The New York Times posed this question in a recent story about the effects of Common Core in the 10 years since it was introduced: Did it fail, or does it just need more time to succeed? The easy answer is that Common Core was, is, and will remain a cancer on the American education system. But it’s an answer that has a lot of moving parts — mostly money changing hands.
The Times article immediately gets it wrong in stating Common Core was rolled out by a bipartisan group of governors, education experts, and philanthropists. There may be a kernel of truth to that with respect to how many people and organizations stood to gain from the roll-out, but it doesn’t paint the entire picture.
“Governors” actually refers to the National Governors Association (NGA), a private entity made up of current and former governors, and current and former gubernatorial staff members. It is funded in part by membership dues ($4.2 million, FY ‘18), but the majority of funding comes from foundation and government grants ($15.6 million, FY ‘18). Corporate partners include Intel, Pearson Education and American Institute for Research (AIR), among many others.
The NGA, with millions of dollars in grants, partnered with the Council of Chief State School Officers (CCSSO), a non-profit organization of state school leaders. The marrying of the organizations produced Achieve Inc., a non-profit education reform organization that, without going too far into the weeds, was instrumental in the development of the standards.
Intel, as noted above, gives generously to the NGA, and Intel’s then-CEO Craig Barrett was named co-Chairman of Achieve, Inc. Barrett currently serves on the Board of Directors.
Additionally, the Times article refers to “education experts,” or, in reality, Student Achievement Partners (SAP), founded by Jason Zimba, David Coleman, and Susan Pimental. Several years earlier, Coleman had joined forces with Gene Wilhoit, then director of CCSSO, and began kicking around the idea of national standards. SAP was born, and Coleman and Zimba went on to be two of the lead writers on the project. Neither had any experience writing standards, much less had ever taught or spent any significant time in a K-12 classroom.
In 2011, Coleman spoke at the Institute for Learning Senior Leadership Meeting. He said, regarding SAP, “…One is we’re composed of that collection of unqualified people who were involved in developing the common standards.” In 2010, Zimba admitted the math standards don’t provide an adequate mathematics education.
The list of philanthropists who were involved in the roll-out of the standards can be whittled down to one: the Bill and Melinda Gates Foundation. Coleman and Wilhoit needed money to move forward with their industrious plan, so they went to one of the richest men in the world. In short, Gates funded the Common Core with more than $400 million dollars. $34 million of that went directly to the NGA, $60 million to CCSSO and $46 million to Achieve, Inc. SAP also benefited from Gates’ money to the tune of about $21 million.
Bill Gates knew little to nothing about education policy. What he did understand was the manipulative power of money, and that people would do a lot of things to get their hands on it. The federal government understood that as well.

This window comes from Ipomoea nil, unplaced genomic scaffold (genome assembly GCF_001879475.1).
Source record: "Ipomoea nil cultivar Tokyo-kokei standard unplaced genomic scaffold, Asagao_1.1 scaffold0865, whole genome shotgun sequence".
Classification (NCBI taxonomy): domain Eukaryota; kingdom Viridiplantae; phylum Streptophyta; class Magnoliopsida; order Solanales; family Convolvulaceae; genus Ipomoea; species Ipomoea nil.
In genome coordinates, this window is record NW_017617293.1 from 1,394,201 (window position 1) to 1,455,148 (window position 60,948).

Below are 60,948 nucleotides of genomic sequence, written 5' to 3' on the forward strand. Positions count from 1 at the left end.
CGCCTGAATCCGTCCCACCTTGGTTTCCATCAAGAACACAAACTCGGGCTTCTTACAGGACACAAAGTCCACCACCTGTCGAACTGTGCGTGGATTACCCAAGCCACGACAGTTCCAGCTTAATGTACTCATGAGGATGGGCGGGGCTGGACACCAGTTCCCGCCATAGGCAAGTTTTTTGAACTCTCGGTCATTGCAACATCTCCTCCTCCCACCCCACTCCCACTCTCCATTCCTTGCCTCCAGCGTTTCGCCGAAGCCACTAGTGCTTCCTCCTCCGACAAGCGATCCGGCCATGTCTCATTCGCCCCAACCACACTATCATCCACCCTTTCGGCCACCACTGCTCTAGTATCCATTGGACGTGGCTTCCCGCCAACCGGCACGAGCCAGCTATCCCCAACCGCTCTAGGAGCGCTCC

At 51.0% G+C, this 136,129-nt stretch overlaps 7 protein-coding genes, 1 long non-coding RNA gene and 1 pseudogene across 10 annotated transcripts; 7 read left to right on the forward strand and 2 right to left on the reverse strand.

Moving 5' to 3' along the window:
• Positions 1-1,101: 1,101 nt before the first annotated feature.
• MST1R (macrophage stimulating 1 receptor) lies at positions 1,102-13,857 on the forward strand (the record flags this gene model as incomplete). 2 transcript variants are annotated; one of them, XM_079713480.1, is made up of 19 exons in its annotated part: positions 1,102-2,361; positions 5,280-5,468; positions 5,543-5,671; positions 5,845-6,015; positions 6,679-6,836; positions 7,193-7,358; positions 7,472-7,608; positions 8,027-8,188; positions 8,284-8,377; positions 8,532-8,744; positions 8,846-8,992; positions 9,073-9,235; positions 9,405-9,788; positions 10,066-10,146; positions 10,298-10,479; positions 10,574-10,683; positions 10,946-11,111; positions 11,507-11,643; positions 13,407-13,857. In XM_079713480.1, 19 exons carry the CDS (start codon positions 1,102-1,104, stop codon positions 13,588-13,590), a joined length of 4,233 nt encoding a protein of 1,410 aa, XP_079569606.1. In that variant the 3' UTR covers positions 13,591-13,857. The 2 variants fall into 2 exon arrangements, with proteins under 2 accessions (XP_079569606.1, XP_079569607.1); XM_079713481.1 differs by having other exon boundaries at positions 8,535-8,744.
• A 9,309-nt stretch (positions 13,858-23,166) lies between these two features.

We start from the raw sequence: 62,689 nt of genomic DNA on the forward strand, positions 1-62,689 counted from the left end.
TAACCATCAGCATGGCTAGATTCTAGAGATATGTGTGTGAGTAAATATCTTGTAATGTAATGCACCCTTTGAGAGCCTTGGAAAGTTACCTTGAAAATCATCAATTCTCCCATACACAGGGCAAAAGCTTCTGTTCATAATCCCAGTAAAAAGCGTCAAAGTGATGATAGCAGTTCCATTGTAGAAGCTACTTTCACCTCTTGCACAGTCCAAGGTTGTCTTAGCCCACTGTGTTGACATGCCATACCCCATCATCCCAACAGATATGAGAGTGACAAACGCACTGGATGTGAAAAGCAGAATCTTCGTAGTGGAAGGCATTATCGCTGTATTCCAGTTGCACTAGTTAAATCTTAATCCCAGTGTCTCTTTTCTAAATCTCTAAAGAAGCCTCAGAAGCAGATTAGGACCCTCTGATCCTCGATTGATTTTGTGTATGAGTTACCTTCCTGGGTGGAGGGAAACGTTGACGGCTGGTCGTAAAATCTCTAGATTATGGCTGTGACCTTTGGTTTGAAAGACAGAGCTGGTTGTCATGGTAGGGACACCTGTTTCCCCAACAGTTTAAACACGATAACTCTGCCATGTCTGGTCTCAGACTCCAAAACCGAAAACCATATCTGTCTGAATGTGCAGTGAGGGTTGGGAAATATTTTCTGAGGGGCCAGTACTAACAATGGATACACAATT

The Times article reported that the government “offered” states funding to accept the standards. Yes, there was money involved, but it was more akin to a hostage situation. In a nutshell, the federal government used money already earmarked for states under the American Recovery and Reinvestment Act to create a competition between the states for access to the money — a “you scratch my back, I’ll scratch yours” arrangement. The competition required adopting the Common Core Standards.
The federal government offered nothing. In return, it pulled off the largest educational upheaval in American history.
The government and Bill Gates weren’t the only ones leveraging cash to get what they wanted. NGA corporate partners, noted above, also had skin in the game. For example, at the time Pearson was the largest education company, and it remains the largest publishing company in the world.
Pearson has raked in untold billions of dollars publishing Common Core aligned textbooks and digital content. In 2014, the Partnership for Assessment of Readiness for College and Careers (PARCC) awarded Pearson the extremely lucrative contract to create their standards-aligned assessment. At about the same time, a former CCSSO president joined the Board of Directors at PARCC.
American Institute for Research (AIR), noted above, has also made a small fortune writing Common Core aligned assessments. Google, Apple, Microsoft and Amazon have profited handsomely by stocking schools with hardware, digital content and other online tools.
Yet, a decade later, state assessment results are stagnant, NAEP scores are declining, and PISA scores show no progress in math or reading. Joy Pullmann, executive editor of The Federalist, reported that the class of 2019, the first to experience all four high school years under Common Core, was the worst-prepared for college in 15 years.
Common Core was never about education. It was never about improving achievement. It was never about making children college-ready. It was and always will be about the money.
The Times article suggests that maybe this wildly unpopular and ineffective experiment just needs more time. The results are in. American students have fallen too far behind. Time’s up.